PLoS Biology, 2008, Vol.6(3), p.e64
Small noncoding RNAs (sRNA) can function as posttranscriptional activators of gene expression to regulate stress responses and metabolism. We here describe the mechanisms by which two sRNAs, GlmY and GlmZ, activate the Escherichia coli glmS mRNA, coding for an essential enzyme in amino-sugar metabolism. The two sRNAs, although being highly similar in sequence and structure, act in a hierarchical manner. GlmZ, together with the RNA chaperone, Hfq, directly activates glmS mRNA translation by an anti-antisense mechanism. In contrast, GlmY acts upstream of GlmZ and positively regulates glmS by antagonizing GlmZ RNA inactivation. We also report the first example, to our knowledge, of mRNA expression being controlled by the poly(A) status of a chromosomally encoded sRNA. We show that in wild-type cells, GlmY RNA is unstable due to 3′ end polyadenylation; whereas in an E. coli pcnB mutant defective in RNA polyadenylation, GlmY is stabilized and accumulates, which in turn stabilizes GlmZ and causes GlmS overproduction. Our study reveals hierarchical action of two well-conserved sRNAs in a complex regulatory cascade that controls the glmS mRNA. Similar cascades of noncoding RNA regulators may operate in other organisms. ; Hierarchical action of regulators is a fundamental principle in gene expression control, and is well understood in protein-based signaling pathways. We have discovered that small noncoding RNAs (sRNAs), a new class of gene expression regulators, can also act hierarchically and form a regulatory cascade. Two highly similar sRNAs function after transcription to activate the mRNA, which codes for an essential function in amino-sugar metabolism. It is somewhat unusual for two sRNAs to act upon the same target mRNA, and despite their seeming homology, these two sRNAs (GlmY and GlmZ) employ different molecular mechanisms and function hierarchically to activate expression: GlmZ directly activates translation via disruption of an mRNA structure that inhibits translation, whereas GlmY controls the processing of GlmZ to prevent the inactivation of this direct activator. We also found that GlmY is itself controlled by an RNA processing event (3′ end polyadenylation), which typically destabilizes bacterial RNA. Our data unequivocally demonstrate that is exceptionally dependent on RNA-based mechanisms for its genetic control. Given the large number of noncoding RNAs of unknown function, we believe that similar regulatory RNA cascades may operate in other organisms. ; A regulatory RNA cascade that posttranscriptionally activates the mRNA is identified, with two highly similar small noncoding RNAs acting hierarchically in a manner thus far known only in protein-based regulatory circuits.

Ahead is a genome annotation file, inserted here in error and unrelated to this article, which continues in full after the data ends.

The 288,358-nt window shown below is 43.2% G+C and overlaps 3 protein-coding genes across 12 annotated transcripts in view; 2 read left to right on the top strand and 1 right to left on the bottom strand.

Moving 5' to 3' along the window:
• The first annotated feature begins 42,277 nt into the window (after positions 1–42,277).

Research Article ; Biochemistry ; Genetics And Genomics ; Molecular Biology